In peace and war: Birth control and population policies in Norway (1930-1945)
Journal article, Peer reviewed
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OriginalversjonContinuity and Change. 2020, 35(3), 345–369 10.1017/S0268416020000235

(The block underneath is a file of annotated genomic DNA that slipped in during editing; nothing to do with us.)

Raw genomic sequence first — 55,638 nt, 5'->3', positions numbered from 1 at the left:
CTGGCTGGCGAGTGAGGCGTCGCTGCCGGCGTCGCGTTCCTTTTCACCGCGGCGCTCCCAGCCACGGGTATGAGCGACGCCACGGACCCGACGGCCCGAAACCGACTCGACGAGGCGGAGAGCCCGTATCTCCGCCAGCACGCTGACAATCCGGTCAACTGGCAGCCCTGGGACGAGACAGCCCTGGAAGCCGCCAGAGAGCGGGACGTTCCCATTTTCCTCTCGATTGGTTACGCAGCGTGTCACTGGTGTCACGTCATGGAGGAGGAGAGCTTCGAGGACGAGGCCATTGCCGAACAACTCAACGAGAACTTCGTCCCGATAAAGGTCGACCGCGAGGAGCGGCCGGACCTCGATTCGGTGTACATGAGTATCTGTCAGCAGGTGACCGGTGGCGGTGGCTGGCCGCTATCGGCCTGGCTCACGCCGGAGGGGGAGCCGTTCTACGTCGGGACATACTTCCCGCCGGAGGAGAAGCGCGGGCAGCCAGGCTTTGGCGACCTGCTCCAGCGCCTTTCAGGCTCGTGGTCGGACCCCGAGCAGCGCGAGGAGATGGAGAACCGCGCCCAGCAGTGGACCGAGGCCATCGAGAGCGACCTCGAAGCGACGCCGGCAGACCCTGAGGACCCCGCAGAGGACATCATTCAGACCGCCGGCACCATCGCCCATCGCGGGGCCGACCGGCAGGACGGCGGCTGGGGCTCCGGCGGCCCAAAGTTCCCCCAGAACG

While Norway in the 1930s had relatively liberal policies with regard to access to contraceptives, and an increasing number of legal abortions were carried out, the regime that was installed after occupation in 1940 reined them in, fuelled not only by Nazi ideology but by what new the regime saw as a most threatening population decrease. With reference to population policies in other West-European countries, this article compares Norwegian population policies under occupation with that of the 1930s, discusses if the policy towards all groups were the same, and the extent to which the new policies contributed to increasing birth rates in occupied Norway.